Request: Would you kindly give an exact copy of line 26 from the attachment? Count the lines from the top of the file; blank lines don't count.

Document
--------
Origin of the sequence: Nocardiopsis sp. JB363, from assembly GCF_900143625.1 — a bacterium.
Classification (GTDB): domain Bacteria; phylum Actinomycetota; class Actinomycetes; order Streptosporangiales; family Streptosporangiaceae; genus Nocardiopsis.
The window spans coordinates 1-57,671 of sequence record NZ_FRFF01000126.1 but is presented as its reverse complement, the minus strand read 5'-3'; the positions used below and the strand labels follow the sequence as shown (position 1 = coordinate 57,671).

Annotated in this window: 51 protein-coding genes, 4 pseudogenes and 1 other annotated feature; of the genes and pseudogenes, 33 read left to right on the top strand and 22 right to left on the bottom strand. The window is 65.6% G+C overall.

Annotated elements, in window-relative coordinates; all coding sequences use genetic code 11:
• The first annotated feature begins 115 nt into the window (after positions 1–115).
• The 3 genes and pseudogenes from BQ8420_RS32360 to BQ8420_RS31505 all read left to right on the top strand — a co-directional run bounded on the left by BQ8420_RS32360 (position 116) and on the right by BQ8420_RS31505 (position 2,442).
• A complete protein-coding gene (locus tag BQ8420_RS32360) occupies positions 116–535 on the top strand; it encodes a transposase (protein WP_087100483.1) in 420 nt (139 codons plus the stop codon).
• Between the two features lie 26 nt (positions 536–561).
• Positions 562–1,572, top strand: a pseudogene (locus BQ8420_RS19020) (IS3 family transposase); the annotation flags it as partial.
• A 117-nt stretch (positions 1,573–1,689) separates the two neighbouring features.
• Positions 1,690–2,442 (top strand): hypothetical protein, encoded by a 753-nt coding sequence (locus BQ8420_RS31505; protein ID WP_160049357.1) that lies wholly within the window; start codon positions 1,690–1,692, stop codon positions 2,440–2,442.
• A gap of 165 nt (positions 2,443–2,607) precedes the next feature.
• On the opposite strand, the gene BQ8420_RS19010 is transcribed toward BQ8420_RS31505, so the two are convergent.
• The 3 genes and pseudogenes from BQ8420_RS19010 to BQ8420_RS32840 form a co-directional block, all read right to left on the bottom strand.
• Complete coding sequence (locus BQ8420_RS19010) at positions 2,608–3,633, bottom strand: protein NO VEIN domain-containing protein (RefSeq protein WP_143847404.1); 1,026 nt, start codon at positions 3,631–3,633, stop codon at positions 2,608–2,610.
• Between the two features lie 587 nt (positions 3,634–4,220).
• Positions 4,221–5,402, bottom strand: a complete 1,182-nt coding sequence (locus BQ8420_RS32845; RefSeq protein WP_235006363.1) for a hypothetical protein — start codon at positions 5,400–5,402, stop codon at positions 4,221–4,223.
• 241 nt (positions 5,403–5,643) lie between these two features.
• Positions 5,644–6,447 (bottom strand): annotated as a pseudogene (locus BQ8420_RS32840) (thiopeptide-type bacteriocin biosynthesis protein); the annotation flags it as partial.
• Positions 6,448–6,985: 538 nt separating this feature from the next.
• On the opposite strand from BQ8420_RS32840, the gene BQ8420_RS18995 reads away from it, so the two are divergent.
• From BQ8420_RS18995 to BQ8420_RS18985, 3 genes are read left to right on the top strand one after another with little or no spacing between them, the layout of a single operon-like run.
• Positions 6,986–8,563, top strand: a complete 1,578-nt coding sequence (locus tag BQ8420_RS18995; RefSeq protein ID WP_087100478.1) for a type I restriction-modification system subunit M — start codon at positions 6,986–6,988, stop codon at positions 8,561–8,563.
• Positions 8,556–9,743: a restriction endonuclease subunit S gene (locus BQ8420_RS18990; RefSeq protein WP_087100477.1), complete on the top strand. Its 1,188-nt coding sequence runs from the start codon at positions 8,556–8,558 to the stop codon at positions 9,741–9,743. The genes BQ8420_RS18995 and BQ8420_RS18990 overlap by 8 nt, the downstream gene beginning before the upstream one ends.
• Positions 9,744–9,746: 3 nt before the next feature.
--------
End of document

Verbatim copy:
• Positions 9,744–9,746: 3 nt before the next feature.